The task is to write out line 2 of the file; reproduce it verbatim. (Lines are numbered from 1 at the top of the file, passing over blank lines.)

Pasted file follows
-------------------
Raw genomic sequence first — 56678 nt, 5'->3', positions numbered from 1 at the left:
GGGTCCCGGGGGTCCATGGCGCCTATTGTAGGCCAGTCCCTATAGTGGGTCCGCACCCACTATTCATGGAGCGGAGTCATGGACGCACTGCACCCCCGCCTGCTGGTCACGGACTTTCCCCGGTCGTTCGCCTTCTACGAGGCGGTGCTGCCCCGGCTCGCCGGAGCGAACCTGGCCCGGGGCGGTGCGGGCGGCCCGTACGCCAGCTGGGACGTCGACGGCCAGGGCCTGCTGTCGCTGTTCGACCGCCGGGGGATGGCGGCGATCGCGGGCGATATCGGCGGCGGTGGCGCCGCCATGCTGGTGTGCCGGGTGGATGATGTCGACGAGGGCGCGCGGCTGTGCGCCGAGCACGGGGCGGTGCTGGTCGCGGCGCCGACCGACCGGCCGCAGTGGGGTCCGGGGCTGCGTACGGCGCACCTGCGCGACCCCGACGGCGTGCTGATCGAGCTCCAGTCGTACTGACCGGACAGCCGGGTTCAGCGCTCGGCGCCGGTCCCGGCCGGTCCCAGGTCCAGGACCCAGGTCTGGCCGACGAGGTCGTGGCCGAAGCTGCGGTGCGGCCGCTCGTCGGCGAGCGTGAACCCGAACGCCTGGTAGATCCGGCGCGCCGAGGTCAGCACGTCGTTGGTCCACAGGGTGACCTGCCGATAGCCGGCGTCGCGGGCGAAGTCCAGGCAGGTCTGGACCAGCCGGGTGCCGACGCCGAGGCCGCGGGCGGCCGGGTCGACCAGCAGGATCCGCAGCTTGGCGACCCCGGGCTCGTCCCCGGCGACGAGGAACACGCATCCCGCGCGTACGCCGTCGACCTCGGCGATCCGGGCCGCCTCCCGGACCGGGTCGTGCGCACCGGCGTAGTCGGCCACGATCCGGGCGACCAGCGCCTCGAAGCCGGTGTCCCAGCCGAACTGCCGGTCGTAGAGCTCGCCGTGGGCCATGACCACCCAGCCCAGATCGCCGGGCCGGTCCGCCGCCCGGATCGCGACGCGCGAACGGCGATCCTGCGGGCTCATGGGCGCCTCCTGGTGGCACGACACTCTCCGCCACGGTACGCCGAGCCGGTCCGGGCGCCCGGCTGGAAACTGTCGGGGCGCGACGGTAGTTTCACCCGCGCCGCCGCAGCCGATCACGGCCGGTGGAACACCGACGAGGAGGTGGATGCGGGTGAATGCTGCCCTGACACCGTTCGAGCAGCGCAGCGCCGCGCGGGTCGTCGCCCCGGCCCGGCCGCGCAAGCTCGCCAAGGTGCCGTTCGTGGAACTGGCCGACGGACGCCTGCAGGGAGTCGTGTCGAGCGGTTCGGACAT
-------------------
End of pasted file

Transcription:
GGGTCCCGGGGGTCCATGGCGCCTATTGTAGGCCAGTCCCTATAGTGGGTCCGCACCCACTATTCATGGAGCGGAGTCATGGACGCACTGCACCCCCGCCTGCTGGTCACGGACTTTCCCCGGTCGTTCGCCTTCTACGAGGCGGTGCTGCCCCGGCTCGCCGGAGCGAACCTGGCCCGGGGCGGTGCGGGCGGCCCGTACGCCAGCTGGGACGTCGACGGCCAGGGCCTGCTGTCGCTGTTCGACCGCCGGGGGATGGCGGCGATCGCGGGCGATATCGGCGGCGGTGGCGCCGCCATGCTGGTGTGCCGGGTGGATGATGTCGACGAGGGCGCGCGGCTGTGCGCCGAGCACGGGGCGGTGCTGGTCGCGGCGCCGACCGACCGGCCGCAGTGGGGTCCGGGGCTGCGTACGGCGCACCTGCGCGACCCCGACGGCGTGCTGATCGAGCTCCAGTCGTACTGACCGGACAGCCGGGTTCAGCGCTCGGCGCCGGTCCCGGCCGGTCCCAGGTCCAGGACCCAGGTCTGGCCGACGAGGTCGTGGCCGAAGCTGCGGTGCGGCCGCTCGTCGGCGAGCGTGAACCCGAACGCCTGGTAGATCCGGCGCGCCGAGGTCAGCACGTCGTTGGTCCACAGGGTGACCTGCCGATAGCCGGCGTCGCGGGCGAAGTCCAGGCAGGTCTGGACCAGCCGGGTGCCGACGCCGAGGCCGCGGGCGGCCGGGTCGACCAGCAGGATCCGCAGCTTGGCGACCCCGGGCTCGTCCCCGGCGACGAGGAACACGCATCCCGCGCGTACGCCGTCGACCTCGGCGATCCGGGCCGCCTCCCGGACCGGGTCGTGCGCACCGGCGTAGTCGGCCACGATCCGGGCGACCAGCGCCTCGAAGCCGGTGTCCCAGCCGAACTGCCGGTCGTAGAGCTCGCCGTGGGCCATGACCACCCAGCCCAGATCGCCGGGCCGGTCCGCCGCCCGGATCGCGACGCGCGAACGGCGATCCTGCGGGCTCATGGGCGCCTCCTGGTGGCACGACACTCTCCGCCACGGTACGCCGAGCCGGTCCGGGCGCCCGGCTGGAAACTGTCGGGGCGCGACGGTAGTTTCACCCGCGCCGCCGCAGCCGATCACGGCCGGTGGAACACCGACGAGGAGGTGGATGCGGGTGAATGCTGCCCTGACACCGTTCGAGCAGCGCAGCGCCGCGCGGGTCGTCGCCCCGGCCCGGCCGCGCAAGCTCGCCAAGGTGCCGTTCGTGGAACTGGCCGACGGACGCCTGCAGGGAGTCGTGTCGAGCGGTTCGGACAT